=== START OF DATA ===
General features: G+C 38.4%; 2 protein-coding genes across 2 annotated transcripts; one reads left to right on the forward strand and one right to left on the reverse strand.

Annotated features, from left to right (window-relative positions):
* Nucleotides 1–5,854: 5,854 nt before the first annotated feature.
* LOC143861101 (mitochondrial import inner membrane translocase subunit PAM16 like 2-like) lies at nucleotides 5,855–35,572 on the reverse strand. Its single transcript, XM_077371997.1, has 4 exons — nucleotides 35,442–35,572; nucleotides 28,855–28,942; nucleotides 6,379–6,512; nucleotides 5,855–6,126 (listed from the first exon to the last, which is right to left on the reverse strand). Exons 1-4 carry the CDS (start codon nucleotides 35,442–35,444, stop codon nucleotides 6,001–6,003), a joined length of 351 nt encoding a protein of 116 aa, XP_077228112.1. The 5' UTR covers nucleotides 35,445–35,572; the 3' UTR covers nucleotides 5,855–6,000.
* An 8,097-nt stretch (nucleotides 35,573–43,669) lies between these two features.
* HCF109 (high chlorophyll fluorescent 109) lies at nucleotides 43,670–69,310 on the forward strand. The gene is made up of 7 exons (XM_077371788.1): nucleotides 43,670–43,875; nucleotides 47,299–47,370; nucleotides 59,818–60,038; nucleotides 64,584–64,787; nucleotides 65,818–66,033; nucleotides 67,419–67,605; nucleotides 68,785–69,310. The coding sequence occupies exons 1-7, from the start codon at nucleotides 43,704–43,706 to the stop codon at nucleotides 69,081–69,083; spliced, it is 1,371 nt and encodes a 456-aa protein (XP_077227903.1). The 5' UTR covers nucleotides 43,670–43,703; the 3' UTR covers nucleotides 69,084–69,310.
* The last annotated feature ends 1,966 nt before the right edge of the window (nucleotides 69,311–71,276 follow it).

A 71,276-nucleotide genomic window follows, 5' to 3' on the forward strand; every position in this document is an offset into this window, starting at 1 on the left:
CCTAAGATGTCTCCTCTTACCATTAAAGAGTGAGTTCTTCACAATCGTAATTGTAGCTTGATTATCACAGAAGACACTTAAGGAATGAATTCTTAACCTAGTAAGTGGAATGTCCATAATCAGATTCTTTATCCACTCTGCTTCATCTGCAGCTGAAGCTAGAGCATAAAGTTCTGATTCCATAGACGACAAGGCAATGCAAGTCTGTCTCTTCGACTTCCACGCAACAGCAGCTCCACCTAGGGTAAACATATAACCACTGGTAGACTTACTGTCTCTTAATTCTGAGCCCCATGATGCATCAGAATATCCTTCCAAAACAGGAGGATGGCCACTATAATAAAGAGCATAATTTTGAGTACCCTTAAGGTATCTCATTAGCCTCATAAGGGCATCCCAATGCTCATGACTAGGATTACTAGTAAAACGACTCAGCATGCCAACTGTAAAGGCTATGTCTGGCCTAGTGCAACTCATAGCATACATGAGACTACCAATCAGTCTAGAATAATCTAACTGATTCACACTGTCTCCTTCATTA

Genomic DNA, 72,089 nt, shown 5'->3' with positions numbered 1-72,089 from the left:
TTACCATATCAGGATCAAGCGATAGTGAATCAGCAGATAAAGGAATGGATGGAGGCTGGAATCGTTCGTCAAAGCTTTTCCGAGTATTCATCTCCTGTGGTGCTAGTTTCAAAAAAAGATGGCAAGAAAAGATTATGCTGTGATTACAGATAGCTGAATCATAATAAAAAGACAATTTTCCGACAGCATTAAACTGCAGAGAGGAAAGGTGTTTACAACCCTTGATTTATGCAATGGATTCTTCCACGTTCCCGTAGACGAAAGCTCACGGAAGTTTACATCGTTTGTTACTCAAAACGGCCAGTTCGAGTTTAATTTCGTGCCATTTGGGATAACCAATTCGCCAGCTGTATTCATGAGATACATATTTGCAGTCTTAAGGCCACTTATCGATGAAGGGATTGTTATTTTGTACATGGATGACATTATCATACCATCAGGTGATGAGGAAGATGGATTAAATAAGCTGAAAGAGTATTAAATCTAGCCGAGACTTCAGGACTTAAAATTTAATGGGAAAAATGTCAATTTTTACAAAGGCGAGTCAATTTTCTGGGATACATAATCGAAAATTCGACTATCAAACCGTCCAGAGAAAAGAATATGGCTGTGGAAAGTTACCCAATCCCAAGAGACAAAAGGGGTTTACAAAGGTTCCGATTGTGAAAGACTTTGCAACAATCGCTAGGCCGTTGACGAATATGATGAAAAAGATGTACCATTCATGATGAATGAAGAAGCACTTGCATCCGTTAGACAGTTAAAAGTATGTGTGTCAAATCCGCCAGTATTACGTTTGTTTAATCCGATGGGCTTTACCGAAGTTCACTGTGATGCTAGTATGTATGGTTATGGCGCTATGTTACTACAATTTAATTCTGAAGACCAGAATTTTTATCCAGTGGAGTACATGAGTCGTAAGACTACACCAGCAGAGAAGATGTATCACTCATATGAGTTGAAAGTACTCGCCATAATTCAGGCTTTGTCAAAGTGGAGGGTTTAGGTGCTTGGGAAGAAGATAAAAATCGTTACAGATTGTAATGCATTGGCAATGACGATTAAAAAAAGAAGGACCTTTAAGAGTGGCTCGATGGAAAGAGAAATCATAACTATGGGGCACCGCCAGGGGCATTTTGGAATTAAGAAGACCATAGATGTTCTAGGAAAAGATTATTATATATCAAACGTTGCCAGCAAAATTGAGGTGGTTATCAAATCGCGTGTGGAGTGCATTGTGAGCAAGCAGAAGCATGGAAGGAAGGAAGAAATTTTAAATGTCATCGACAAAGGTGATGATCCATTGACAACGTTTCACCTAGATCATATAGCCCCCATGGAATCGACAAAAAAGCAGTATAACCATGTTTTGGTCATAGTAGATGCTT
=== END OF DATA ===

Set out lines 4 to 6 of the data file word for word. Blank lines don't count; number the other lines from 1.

* LOC143861101 (mitochondrial import inner membrane translocase subunit PAM16 like 2-like) lies at nucleotides 5,855–35,572 on the reverse strand. Its single transcript, XM_077371997.1, has 4 exons — nucleotides 35,442–35,572; nucleotides 28,855–28,942; nucleotides 6,379–6,512; nucleotides 5,855–6,126 (listed from the first exon to the last, which is right to left on the reverse strand). Exons 1-4 carry the CDS (start codon nucleotides 35,442–35,444, stop codon nucleotides 6,001–6,003), a joined length of 351 nt encoding a protein of 116 aa, XP_077228112.1. The 5' UTR covers nucleotides 35,445–35,572; the 3' UTR covers nucleotides 5,855–6,000.
* An 8,097-nt stretch (nucleotides 35,573–43,669) lies between these two features.
* HCF109 (high chlorophyll fluorescent 109) lies at nucleotides 43,670–69,310 on the forward strand. The gene is made up of 7 exons (XM_077371788.1): nucleotides 43,670–43,875; nucleotides 47,299–47,370; nucleotides 59,818–60,038; nucleotides 64,584–64,787; nucleotides 65,818–66,033; nucleotides 67,419–67,605; nucleotides 68,785–69,310. The coding sequence occupies exons 1-7, from the start codon at nucleotides 43,704–43,706 to the stop codon at nucleotides 69,081–69,083; spliced, it is 1,371 nt and encodes a 456-aa protein (XP_077227903.1). The 5' UTR covers nucleotides 43,670–43,703; the 3' UTR covers nucleotides 69,084–69,310.